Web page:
We first find Thuja occidentalis Hetz's Midget listed in our 1942 retail catalog with this description: "This is a new, very dwarf globe, tight, compact and with a good green color. After ten years it will not exceed 12 inches in spread." It must have been one of the first selections that Frank Hetz made for him to have established that in ten years it wouldn't exceed 12 inches in spread! We think he probably selected it as a seedling from Thuja occidentalis (American Arborvitae). Over the years we found they don't grow as well in the field as they do in containers, where we can control the soil mix and watering. We sell them only in pots today. We have seen the Hetz Midget Arborvitae listed in catalogs all over this country as well as Canada and Europe.
Leroy Hetz discovered the original Taxus media Fairview yew in a block of Taxus cuspidata spreaders sometime around 1950. How it got there no one is certain, but he liked the plant and began to take cuttings from it to propagate. We then lined them out and grew them as specimens. When these also proved superior we started propagating heavily. Left untrimmed the Fairview will grow into a vase-shaped spreader, but we found early on that it can be trimmed into a beautiful low globe or mound, which is the shape our customers prefer. It's a male - no berries, but lots of pollen buds in the spring. It is quite winter hardy, and will tolerate the hot sun and drying winds of places like our Kansas City market. We first listed Fairview Yews for sale in the mid 1960's, and over the years they became one of our best sellers.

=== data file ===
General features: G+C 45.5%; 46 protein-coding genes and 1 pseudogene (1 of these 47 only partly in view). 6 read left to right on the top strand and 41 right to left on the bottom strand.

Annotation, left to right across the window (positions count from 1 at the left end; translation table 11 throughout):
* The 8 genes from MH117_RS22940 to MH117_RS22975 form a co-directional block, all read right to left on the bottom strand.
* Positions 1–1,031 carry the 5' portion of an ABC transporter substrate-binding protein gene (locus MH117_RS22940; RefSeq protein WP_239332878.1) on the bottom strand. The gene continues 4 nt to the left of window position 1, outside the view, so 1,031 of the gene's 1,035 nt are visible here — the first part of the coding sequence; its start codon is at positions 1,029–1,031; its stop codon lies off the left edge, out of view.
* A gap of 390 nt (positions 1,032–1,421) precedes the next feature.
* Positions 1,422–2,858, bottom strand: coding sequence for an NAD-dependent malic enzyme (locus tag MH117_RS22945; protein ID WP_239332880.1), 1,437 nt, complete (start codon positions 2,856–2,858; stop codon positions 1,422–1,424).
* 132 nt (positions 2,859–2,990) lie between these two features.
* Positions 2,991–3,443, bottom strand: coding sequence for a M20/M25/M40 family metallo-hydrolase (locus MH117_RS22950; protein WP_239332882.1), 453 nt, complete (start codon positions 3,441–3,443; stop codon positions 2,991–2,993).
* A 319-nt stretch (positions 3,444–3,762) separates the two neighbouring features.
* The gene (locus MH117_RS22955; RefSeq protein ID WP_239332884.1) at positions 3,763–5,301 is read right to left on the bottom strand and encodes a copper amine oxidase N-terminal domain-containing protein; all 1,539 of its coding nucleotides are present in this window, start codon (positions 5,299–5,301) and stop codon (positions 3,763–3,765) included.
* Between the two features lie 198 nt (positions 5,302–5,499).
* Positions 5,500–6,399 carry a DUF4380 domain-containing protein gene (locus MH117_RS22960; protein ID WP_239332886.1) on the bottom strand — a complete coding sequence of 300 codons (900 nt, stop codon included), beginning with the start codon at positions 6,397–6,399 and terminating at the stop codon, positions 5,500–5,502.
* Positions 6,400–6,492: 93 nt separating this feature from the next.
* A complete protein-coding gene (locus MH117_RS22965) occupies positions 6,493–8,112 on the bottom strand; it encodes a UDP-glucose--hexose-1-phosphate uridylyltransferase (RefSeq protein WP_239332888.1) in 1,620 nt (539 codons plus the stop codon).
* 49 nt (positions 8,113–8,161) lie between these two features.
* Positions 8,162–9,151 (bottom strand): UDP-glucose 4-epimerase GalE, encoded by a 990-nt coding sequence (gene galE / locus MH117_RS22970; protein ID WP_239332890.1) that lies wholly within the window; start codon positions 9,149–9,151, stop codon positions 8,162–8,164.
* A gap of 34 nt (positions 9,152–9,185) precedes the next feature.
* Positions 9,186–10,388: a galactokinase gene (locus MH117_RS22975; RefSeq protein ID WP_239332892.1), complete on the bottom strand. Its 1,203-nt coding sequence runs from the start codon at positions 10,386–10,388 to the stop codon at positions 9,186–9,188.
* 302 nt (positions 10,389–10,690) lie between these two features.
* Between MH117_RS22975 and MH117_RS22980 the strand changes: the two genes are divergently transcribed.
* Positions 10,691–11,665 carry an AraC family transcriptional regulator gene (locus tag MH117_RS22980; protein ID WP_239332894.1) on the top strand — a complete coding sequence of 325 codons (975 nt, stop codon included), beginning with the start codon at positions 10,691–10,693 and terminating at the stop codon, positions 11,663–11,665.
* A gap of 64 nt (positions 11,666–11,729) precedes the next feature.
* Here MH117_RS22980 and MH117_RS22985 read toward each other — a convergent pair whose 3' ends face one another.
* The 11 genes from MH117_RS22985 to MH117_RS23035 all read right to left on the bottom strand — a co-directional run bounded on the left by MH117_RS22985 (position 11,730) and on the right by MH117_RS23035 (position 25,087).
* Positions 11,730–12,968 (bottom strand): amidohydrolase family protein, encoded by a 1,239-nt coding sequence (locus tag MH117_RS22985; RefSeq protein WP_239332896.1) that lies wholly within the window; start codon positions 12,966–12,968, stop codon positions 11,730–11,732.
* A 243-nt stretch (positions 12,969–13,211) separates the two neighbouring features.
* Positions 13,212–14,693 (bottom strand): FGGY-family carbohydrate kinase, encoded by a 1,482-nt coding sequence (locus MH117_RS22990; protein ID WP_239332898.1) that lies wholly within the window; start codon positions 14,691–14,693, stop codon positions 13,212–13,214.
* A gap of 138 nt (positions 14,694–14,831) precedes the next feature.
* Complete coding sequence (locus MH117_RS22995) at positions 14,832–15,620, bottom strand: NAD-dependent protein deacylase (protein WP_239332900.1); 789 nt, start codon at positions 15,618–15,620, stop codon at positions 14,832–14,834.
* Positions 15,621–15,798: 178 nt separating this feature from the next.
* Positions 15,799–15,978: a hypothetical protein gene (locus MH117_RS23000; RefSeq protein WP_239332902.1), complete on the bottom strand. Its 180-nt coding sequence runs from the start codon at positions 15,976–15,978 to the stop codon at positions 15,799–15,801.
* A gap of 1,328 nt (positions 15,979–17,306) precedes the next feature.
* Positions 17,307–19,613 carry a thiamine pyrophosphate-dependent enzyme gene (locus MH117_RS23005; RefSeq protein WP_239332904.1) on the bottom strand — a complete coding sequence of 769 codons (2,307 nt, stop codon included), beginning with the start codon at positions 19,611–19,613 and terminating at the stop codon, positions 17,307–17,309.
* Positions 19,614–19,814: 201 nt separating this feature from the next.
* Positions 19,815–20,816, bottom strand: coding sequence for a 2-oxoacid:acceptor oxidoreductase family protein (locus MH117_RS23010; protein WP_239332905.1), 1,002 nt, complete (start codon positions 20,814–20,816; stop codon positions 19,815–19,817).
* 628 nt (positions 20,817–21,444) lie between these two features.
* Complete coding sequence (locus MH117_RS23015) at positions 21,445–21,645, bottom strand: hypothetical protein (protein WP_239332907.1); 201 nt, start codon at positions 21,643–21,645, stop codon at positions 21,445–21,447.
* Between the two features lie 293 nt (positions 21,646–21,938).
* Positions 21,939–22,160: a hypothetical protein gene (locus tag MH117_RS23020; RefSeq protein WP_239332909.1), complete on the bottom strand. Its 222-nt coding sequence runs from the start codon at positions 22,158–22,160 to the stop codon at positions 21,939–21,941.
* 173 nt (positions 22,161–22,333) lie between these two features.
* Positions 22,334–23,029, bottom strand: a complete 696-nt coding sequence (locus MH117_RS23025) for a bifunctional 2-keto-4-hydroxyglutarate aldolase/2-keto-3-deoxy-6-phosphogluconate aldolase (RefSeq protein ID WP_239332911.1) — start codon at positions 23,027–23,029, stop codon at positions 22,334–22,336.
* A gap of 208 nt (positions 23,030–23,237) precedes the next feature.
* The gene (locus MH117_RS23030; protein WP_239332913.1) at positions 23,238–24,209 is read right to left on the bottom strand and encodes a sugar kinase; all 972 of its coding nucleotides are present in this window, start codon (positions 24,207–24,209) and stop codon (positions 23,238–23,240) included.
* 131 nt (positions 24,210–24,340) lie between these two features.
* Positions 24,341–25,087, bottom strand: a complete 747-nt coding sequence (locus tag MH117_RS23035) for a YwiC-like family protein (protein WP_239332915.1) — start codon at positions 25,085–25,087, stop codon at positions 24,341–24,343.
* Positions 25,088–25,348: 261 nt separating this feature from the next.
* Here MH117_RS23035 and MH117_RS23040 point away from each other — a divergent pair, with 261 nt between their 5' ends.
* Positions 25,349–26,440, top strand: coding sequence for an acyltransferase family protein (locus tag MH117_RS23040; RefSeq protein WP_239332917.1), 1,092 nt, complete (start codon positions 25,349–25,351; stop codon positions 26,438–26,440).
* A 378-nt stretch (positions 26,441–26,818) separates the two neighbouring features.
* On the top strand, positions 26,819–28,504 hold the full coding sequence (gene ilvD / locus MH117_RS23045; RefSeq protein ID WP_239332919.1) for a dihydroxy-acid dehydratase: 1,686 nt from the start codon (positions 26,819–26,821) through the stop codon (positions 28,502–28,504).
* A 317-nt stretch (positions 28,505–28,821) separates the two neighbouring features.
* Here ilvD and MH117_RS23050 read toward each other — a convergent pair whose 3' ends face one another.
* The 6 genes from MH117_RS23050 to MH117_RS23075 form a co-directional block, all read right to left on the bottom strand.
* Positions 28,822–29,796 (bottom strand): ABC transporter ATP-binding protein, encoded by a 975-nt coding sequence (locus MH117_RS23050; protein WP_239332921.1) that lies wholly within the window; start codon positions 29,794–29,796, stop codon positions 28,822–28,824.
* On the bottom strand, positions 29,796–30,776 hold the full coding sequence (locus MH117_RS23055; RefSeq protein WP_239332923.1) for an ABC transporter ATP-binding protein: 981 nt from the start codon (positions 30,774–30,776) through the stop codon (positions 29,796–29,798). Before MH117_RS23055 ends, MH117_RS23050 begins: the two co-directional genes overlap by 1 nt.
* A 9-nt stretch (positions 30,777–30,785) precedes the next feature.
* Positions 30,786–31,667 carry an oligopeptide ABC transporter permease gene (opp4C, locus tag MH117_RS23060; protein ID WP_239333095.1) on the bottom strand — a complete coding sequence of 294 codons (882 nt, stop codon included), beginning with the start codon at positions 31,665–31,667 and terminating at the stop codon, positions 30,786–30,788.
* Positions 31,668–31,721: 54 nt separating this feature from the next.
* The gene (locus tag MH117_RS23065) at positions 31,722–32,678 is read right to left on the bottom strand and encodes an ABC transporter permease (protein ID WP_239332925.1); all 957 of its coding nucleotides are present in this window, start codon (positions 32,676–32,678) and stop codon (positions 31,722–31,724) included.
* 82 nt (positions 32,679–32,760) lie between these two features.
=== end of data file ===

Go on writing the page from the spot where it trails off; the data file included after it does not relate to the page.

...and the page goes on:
Leroy Hetz also discovered Taxus media Sun-burst, probably around 1960, in a block of Japanese Upright Yews. Yes, the original Sun-burst Yew was an upright! Leroy took the plant home to his yard where he could watch it and take cuttings from it. In 1964 we decided to grow it commercially, and gave it the Sun-burst name. In the beginning we took both terminal and side-branch cuttings, so we had both upright and spreading Sun-burst yews. Eventually we decided to drop the upright form and grow only the spreaders. The plant gets red berries, but not a lot unless it's under stress. It has a beautiful golden yellow color on the new growth, and needs to grow in full sun to show its best color. It takes on a rusty appearance in winter. It is a relatively slow grower, and can easily be kept under control by shearing once a year. It will provide that splash of color in the landscape that everyone is seeking today. During the 1930's Fairview Evergreen grew both upright and spreading types of Taxus cuspidata (Japanese Yew) using seed imported from Japan. With the advent of the World War II era, we could no longer get Japanese seed, so we started to pick our own seed at the nursery, and from the yew hedges around our homes. The seedlings that were produced from this collection of seeds were, as the saying goes, "like cats and dogs." The seed was cross-pollinated by whatever variety of yews happened to be in the vicinity. There were long-needled and short-needled seedlings, spreading types, columnars, pyramids...every sort one could imagine. We planted them all in one block to see what they would do. Out of all of them we selected two beautiful columnar types which we decided to propagate.